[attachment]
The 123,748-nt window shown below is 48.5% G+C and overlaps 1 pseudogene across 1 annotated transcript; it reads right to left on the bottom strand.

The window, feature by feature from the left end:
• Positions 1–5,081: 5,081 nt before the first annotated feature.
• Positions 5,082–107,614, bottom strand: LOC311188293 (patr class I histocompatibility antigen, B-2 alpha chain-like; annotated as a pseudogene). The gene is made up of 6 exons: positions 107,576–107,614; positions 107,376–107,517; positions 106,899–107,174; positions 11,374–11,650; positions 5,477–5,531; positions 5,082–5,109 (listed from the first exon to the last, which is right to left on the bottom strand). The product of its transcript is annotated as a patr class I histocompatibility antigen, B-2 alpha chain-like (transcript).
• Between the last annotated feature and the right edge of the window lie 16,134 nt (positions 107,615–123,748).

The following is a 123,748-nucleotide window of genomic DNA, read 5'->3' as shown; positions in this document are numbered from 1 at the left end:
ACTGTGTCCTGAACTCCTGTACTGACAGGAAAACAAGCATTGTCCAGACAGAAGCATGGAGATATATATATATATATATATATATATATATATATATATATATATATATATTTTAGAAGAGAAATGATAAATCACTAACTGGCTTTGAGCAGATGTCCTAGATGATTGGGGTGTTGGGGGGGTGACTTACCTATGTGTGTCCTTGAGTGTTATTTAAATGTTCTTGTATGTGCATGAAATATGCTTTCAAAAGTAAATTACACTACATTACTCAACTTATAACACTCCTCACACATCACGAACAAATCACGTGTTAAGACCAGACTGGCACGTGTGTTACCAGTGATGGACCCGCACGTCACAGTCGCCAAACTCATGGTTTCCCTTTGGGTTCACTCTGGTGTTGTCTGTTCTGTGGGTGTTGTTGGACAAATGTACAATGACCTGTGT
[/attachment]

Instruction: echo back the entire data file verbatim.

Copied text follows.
The 123,748-nt window shown below is 48.5% G+C and overlaps 1 pseudogene across 1 annotated transcript; it reads right to left on the bottom strand.

The window, feature by feature from the left end:
• Positions 1–5,081: 5,081 nt before the first annotated feature.
• Positions 5,082–107,614, bottom strand: LOC311188293 (patr class I histocompatibility antigen, B-2 alpha chain-like; annotated as a pseudogene). The gene is made up of 6 exons: positions 107,576–107,614; positions 107,376–107,517; positions 106,899–107,174; positions 11,374–11,650; positions 5,477–5,531; positions 5,082–5,109 (listed from the first exon to the last, which is right to left on the bottom strand). The product of its transcript is annotated as a patr class I histocompatibility antigen, B-2 alpha chain-like (transcript).
• Between the last annotated feature and the right edge of the window lie 16,134 nt (positions 107,615–123,748).

The following is a 123,748-nucleotide window of genomic DNA, read 5'->3' as shown; positions in this document are numbered from 1 at the left end:
ACTGTGTCCTGAACTCCTGTACTGACAGGAAAACAAGCATTGTCCAGACAGAAGCATGGAGATATATATATATATATATATATATATATATATATATATATATATATATATTTTAGAAGAGAAATGATAAATCACTAACTGGCTTTGAGCAGATGTCCTAGATGATTGGGGTGTTGGGGGGGTGACTTACCTATGTGTGTCCTTGAGTGTTATTTAAATGTTCTTGTATGTGCATGAAATATGCTTTCAAAAGTAAATTACACTACATTACTCAACTTATAACACTCCTCACACATCACGAACAAATCACGTGTTAAGACCAGACTGGCACGTGTGTTACCAGTGATGGACCCGCACGTCACAGTCGCCAAACTCATGGTTTCCCTTTGGGTTCACTCTGGTGTTGTCTGTTCTGTGGGTGTTGTTGGACAAATGTACAATGACCTGTGT